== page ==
Fiery Effects of Wildfire Smoke Inhalation

Melanie Mendez | 22-LW-001

Project Overview

Military personnel and firefighters are more likely than the general population to develop neurodegenerative diseases. Despite higher incidences of neurodegenerative disorders documented for this demographic, it is not clear how exposure to these toxicants affects the brain. In this study we examined gene expression changes after two days of exposure to burn pits and urban fire-like smoke. We found that there were gene expression changes in the brain associated with each exposure that causes clustering in a Principal Component Analysis (PCA) plot. We found that the gene expression changes in bulk RNA sequencing led to an activation of genes associated with diseases like Alzheimer's disease, Parkinson's disease, amyotrophic lateral sclerosis, dementia, among others. When examining the choroid plexus, we found localized inflammation which if unresolved could increase the risk of neurodegenerative disease. In summary, we found that short-term exposure to toxicants released by the combustion of mixed materials and plastic can lead to the activation of neurodegenerative pathways.

Mission Impact

This study examined the effects of smoke inhalation caused by the combustion of organic and inorganic material to develop novel scientific tools and capabilities to meet future national security challenges. Additionally, we created a collaboration with the Environmental Protection Agency's Center for Public Health and Environmental Assessment that will continue beyond this project. This project also leveraged Livermore's exceptional capabilities in bioinformatics and histology. This study significantly improved the fundamental understanding of how the combustion of human made products along with organic products can lead to an activation of pathways associated with neurodegenerative diseases.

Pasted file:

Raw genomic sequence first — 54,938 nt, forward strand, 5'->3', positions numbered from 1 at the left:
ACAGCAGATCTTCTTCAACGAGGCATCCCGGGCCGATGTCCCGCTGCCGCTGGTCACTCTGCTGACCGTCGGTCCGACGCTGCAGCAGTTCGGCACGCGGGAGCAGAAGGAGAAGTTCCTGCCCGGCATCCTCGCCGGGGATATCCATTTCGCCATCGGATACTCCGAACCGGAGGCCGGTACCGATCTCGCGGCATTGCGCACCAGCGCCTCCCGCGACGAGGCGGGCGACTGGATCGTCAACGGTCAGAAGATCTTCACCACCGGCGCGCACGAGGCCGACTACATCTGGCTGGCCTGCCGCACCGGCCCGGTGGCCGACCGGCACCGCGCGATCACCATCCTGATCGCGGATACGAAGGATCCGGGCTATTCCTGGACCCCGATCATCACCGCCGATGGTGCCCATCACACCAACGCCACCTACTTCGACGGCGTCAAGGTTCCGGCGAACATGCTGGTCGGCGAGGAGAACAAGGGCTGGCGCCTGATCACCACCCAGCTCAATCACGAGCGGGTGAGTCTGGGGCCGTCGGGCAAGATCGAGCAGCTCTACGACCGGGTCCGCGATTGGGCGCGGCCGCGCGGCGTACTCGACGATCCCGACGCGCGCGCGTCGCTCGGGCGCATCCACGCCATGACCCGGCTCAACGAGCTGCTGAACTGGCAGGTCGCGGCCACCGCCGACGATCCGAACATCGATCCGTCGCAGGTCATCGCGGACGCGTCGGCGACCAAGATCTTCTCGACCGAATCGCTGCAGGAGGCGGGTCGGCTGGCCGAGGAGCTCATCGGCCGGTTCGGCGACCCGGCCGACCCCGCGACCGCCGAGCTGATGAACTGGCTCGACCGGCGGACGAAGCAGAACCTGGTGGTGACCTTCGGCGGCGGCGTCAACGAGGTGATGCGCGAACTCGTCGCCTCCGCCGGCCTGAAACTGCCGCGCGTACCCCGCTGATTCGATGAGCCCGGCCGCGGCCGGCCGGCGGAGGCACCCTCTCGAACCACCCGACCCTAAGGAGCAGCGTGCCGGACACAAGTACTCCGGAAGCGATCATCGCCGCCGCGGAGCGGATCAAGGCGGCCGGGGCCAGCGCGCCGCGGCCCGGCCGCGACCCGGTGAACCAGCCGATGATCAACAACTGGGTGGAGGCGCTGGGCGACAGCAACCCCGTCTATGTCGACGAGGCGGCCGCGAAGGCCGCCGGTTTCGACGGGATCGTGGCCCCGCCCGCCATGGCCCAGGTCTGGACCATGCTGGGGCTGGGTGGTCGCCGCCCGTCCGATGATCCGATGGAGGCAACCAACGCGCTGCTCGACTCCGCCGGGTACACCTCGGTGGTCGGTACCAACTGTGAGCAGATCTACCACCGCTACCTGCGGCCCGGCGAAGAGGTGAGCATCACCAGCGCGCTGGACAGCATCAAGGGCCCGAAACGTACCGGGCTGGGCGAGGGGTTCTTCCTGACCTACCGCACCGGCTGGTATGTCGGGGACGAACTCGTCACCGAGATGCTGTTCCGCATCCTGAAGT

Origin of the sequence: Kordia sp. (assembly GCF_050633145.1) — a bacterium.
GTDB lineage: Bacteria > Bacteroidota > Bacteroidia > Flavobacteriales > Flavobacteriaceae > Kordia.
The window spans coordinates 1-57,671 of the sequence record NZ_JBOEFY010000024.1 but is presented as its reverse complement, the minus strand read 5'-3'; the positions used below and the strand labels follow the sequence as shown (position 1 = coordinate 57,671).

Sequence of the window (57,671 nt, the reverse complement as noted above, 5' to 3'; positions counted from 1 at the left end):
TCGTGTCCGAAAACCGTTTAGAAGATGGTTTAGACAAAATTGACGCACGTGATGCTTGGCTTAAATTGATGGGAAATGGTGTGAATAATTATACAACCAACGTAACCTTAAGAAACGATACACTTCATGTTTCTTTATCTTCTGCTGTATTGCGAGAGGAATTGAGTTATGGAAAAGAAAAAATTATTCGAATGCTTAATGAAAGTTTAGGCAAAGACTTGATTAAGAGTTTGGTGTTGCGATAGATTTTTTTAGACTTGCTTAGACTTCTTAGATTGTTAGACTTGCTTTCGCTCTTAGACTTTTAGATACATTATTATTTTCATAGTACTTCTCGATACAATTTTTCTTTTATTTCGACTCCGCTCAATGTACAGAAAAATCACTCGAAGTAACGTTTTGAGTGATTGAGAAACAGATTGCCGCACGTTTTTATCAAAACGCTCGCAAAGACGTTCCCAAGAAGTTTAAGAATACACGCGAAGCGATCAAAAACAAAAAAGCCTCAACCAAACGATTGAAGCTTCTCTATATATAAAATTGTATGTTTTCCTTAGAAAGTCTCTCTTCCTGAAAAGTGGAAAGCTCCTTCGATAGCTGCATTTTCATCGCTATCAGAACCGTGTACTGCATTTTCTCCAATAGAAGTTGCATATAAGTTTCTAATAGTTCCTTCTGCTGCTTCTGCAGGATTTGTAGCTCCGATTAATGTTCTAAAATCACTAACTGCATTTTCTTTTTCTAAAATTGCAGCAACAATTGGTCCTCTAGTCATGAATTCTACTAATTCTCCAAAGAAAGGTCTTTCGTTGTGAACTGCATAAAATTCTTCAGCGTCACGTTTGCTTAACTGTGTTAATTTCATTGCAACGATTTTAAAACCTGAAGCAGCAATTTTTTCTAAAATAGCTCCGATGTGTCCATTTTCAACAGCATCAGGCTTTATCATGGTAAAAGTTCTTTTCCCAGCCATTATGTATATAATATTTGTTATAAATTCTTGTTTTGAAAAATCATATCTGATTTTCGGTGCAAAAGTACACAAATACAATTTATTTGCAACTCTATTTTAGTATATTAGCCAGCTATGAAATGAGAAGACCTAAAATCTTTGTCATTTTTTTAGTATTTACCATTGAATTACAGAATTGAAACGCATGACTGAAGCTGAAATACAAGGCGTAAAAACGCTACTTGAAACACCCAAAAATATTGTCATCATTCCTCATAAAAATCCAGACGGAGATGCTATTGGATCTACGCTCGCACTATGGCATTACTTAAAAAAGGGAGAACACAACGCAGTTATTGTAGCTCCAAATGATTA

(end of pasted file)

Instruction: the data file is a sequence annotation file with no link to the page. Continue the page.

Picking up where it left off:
Publications, Presentations, and Patents

M.E. Mendez, S.P. Wilson, B. Amiri, Y.H. Kim, S.H. Gavett, M.I. Gilmour, A. Sebastian, N.R. Hum, H.A. Enright, and G.G. Loots, "Simulated Burn Pit Smoke Effects in the Brain" (Poster Presentation, Lawrence Livermore National Laboratory Post-Doctoral Symposium. Livermore, CA, May 2023). LLNL-POST-848015.

M.E. Mendez, S.P. Wilson, B. Amiri, Y. H. Kim, S.H. Gavett, M.I. Gilmour, A. Sebastian, N.R. Hum, H.A. Enright, and G.G. Loots, "Simulated Burn Pit Smoke Exposures Increase Inflammation in the Brain" (Poster Presentation, Military Health System Research Symposium. Orlando, FL, Aug 2023). LLNL-POST-848015.